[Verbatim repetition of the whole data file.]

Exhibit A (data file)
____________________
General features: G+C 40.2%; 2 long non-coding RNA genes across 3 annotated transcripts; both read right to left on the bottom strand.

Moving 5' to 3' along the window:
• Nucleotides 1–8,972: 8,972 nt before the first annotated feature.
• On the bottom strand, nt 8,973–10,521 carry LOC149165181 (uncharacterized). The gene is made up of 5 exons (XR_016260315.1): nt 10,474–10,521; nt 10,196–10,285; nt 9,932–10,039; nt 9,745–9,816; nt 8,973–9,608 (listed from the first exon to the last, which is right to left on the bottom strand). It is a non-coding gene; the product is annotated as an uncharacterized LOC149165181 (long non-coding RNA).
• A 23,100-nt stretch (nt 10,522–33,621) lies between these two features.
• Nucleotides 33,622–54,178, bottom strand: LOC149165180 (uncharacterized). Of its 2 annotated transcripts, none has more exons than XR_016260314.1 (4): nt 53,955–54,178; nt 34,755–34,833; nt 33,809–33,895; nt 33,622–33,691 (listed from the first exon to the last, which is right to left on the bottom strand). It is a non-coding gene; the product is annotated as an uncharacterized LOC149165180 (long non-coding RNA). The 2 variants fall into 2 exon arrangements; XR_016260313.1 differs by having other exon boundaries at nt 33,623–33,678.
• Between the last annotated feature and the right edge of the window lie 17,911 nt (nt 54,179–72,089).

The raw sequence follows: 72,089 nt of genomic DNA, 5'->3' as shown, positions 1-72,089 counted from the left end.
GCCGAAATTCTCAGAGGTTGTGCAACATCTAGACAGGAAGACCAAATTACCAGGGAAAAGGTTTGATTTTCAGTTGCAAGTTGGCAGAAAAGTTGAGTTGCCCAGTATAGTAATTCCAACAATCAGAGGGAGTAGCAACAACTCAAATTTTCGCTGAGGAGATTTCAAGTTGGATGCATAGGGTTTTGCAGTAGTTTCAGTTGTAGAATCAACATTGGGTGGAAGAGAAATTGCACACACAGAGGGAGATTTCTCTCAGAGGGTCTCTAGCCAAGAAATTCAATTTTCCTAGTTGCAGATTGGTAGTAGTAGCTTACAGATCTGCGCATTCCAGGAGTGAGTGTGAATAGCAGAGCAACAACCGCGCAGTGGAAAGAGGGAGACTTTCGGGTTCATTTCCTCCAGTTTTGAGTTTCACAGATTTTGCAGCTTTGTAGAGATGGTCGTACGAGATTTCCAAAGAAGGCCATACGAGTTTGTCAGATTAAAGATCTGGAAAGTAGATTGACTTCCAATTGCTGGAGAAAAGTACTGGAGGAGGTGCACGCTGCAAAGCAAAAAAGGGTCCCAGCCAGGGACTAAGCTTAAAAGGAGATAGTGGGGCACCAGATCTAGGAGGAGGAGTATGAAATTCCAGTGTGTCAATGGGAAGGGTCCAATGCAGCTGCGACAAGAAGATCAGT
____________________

General features: G+C 40.2%; 2 long non-coding RNA genes across 3 annotated transcripts; both read right to left on the bottom strand.

Moving 5' to 3' along the window:
• Nucleotides 1–8,972: 8,972 nt before the first annotated feature.
• On the bottom strand, nt 8,973–10,521 carry LOC149165181 (uncharacterized). The gene is made up of 5 exons (XR_016260315.1): nt 10,474–10,521; nt 10,196–10,285; nt 9,932–10,039; nt 9,745–9,816; nt 8,973–9,608 (listed from the first exon to the last, which is right to left on the bottom strand). It is a non-coding gene; the product is annotated as an uncharacterized LOC149165181 (long non-coding RNA).
• A 23,100-nt stretch (nt 10,522–33,621) lies between these two features.
• Nucleotides 33,622–54,178, bottom strand: LOC149165180 (uncharacterized). Of its 2 annotated transcripts, none has more exons than XR_016260314.1 (4): nt 53,955–54,178; nt 34,755–34,833; nt 33,809–33,895; nt 33,622–33,691 (listed from the first exon to the last, which is right to left on the bottom strand). It is a non-coding gene; the product is annotated as an uncharacterized LOC149165180 (long non-coding RNA). The 2 variants fall into 2 exon arrangements; XR_016260313.1 differs by having other exon boundaries at nt 33,623–33,678.
• Between the last annotated feature and the right edge of the window lie 17,911 nt (nt 54,179–72,089).

The raw sequence follows: 72,089 nt of genomic DNA, 5'->3' as shown, positions 1-72,089 counted from the left end.
GCCGAAATTCTCAGAGGTTGTGCAACATCTAGACAGGAAGACCAAATTACCAGGGAAAAGGTTTGATTTTCAGTTGCAAGTTGGCAGAAAAGTTGAGTTGCCCAGTATAGTAATTCCAACAATCAGAGGGAGTAGCAACAACTCAAATTTTCGCTGAGGAGATTTCAAGTTGGATGCATAGGGTTTTGCAGTAGTTTCAGTTGTAGAATCAACATTGGGTGGAAGAGAAATTGCACACACAGAGGGAGATTTCTCTCAGAGGGTCTCTAGCCAAGAAATTCAATTTTCCTAGTTGCAGATTGGTAGTAGTAGCTTACAGATCTGCGCATTCCAGGAGTGAGTGTGAATAGCAGAGCAACAACCGCGCAGTGGAAAGAGGGAGACTTTCGGGTTCATTTCCTCCAGTTTTGAGTTTCACAGATTTTGCAGCTTTGTAGAGATGGTCGTACGAGATTTCCAAAGAAGGCCATACGAGTTTGTCAGATTAAAGATCTGGAAAGTAGATTGACTTCCAATTGCTGGAGAAAAGTACTGGAGGAGGTGCACGCTGCAAAGCAAAAAAGGGTCCCAGCCAGGGACTAAGCTTAAAAGGAGATAGTGGGGCACCAGATCTAGGAGGAGGAGTATGAAATTCCAGTGTGTCAATGGGAAGGGTCCAATGCAGCTGCGACAAGAAGATCAGT